My Father-in-law is in a "memory care" facility and at first it was very overwhelming for him and us, but as I visited daily and began getting to know other residents I have found I have a calling for working with the elderly, especially with Demetia. Just giving them a moment of your time and sometimes just a pat on the hand and smile makes them feel important. Often times family and friends stop visiting, so those are the people I try to spend a bit more time with.

Your friend is VERY lucky to have you in her life!


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RE: Empathy

Like many of you...I've had close hand experience with those afflicted with dementia. One thing I've learned over the years is that those of us who still retain our faculties need to remind ourselves that we're on the outside looking in. Yaya is right. "...they have no barriers and delight in most things." For those with dementia, the final trip is often much more pleasant than we imagine and a simple act of caring...like that gentle pat, Matti...is nearly all that's needed to add a smile to their day. I've found that those who need the most help are the person...or persons...caring for the afflicted. They're the ones who need an extra hug and a shoulder to lean on from time to time. IMO...they're the caring people who need our empathy the most. They're hurting in an often inexplicable fashion and need to be validated throughout the caring procedures.

Anne


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RE: Empathy

The May 20 issue of The New Yorker has an article by Rebecca Mead titled "The Sense of an Ending". It's about some breakthroughs in nursing home practices in caring for people with dementia. It's about less meds and less regimented meals, baths, restraints...everything. It focuses on a place in Phoenix, called Beatitudes Campus, and the changes they have instituted.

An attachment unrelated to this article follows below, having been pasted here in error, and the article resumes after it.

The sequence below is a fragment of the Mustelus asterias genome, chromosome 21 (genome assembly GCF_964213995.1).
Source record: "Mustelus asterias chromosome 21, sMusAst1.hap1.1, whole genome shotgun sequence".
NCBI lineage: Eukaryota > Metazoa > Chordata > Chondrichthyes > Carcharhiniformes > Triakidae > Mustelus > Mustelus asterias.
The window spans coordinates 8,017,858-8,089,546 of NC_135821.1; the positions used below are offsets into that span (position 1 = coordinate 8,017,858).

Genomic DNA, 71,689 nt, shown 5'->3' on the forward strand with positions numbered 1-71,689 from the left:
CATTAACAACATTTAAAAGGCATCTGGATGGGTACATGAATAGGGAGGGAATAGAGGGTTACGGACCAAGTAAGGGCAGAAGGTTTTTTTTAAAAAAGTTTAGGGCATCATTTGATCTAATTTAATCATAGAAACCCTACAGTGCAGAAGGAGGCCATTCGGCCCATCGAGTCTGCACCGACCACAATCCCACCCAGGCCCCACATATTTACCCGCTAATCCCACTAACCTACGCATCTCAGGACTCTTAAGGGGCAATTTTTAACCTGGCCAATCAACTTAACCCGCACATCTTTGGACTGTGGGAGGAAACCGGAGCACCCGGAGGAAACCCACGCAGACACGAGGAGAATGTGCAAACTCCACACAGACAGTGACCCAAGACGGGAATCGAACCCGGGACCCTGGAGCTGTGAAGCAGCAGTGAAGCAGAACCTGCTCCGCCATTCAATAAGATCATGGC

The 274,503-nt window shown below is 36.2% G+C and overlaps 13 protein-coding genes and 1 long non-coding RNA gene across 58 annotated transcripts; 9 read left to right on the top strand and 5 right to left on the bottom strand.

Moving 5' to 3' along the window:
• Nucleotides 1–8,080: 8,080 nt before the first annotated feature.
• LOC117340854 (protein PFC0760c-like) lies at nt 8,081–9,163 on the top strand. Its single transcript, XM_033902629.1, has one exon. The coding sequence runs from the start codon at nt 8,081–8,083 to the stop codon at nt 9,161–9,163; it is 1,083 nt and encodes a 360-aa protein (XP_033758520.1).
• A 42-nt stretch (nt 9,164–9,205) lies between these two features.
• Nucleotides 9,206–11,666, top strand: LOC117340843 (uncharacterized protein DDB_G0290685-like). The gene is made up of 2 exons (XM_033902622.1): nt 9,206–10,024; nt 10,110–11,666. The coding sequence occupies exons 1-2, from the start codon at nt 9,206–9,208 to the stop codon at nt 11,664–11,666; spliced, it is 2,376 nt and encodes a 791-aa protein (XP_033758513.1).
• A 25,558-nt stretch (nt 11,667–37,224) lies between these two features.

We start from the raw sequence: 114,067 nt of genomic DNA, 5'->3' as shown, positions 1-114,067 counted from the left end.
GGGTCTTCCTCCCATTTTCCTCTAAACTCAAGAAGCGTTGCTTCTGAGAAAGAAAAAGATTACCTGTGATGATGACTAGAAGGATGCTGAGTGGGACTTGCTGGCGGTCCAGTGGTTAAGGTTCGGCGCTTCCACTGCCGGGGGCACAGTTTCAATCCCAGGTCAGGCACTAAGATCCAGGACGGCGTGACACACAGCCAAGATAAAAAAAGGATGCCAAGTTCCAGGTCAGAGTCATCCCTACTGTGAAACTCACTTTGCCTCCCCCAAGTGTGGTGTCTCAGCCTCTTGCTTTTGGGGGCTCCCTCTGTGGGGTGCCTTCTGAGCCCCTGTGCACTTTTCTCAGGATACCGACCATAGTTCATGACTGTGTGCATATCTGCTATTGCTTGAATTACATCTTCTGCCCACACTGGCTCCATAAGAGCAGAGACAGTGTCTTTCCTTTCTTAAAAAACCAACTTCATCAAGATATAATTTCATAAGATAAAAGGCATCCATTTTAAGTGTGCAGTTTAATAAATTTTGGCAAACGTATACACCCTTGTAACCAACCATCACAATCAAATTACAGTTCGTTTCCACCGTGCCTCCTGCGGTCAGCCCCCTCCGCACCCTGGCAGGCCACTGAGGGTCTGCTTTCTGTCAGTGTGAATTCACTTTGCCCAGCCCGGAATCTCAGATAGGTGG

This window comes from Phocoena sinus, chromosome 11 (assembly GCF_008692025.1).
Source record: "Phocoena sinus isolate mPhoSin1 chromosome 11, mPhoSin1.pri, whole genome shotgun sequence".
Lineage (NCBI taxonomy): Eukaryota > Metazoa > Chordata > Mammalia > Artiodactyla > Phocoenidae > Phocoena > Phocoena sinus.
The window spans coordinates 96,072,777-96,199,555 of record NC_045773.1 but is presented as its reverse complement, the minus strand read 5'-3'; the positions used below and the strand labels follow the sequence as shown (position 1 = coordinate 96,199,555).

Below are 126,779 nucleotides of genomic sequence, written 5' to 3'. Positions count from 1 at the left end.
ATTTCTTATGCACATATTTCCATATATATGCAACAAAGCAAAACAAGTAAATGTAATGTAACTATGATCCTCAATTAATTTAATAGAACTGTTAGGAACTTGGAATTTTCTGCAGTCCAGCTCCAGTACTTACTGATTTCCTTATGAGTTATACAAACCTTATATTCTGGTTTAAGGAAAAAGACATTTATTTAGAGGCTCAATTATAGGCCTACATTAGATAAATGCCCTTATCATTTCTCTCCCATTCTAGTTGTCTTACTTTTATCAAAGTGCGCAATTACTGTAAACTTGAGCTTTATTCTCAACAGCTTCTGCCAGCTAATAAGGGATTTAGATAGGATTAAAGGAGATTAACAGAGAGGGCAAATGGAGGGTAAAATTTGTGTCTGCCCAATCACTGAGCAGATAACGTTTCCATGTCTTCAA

Staff is trained to 'read' the patients' faces and body movements over trying to make them express their needs verbally. They stopped routine diapering and escorted patients to the toilet twenty minutes after they ate. (Less discomfort for the patients and less work for staff.) Staff and family members are encouraged to just go along with the altered perceptions of the patients -- if the patient thinks you are her mother, go along with it. Staff members develop empathy by 'playing patient', having their teeth brushed for them, being spoon fed, trying to understand instructions given them in a language they don't understand.

The result seems to produce more serenity and less acting out.

It's a good read.


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RE: Empathy

I how I know how you feel........ I lost my Dad yesterday. I moved him in with me 6 weeks ago and hospice provided me with 5 days respite in a nursing home. I took him there on June 1st with EVERY intention of bringing him home.........within the first 24 hours my 92 year old father fell and fractured his hip. I was there with him everyday sometimes two and three times a day. It was so very difficult to watch the patients there. I too wanted desperately to help or flee. I felt so very helpless as each one would look at me as if "why was he so special to have a visitor everyday" NOT ONCE since June 1st did I see ANY patient get a visit from anyone. It was so very heart wrenching. When I went yesterday to say "Goodbye" to my father I left everything (clothes etc.) for the patients to enjoy as HOW could they ever get any decent pj's etc if no one visits to see what they need. O how awful it felt to leave those people behind.........................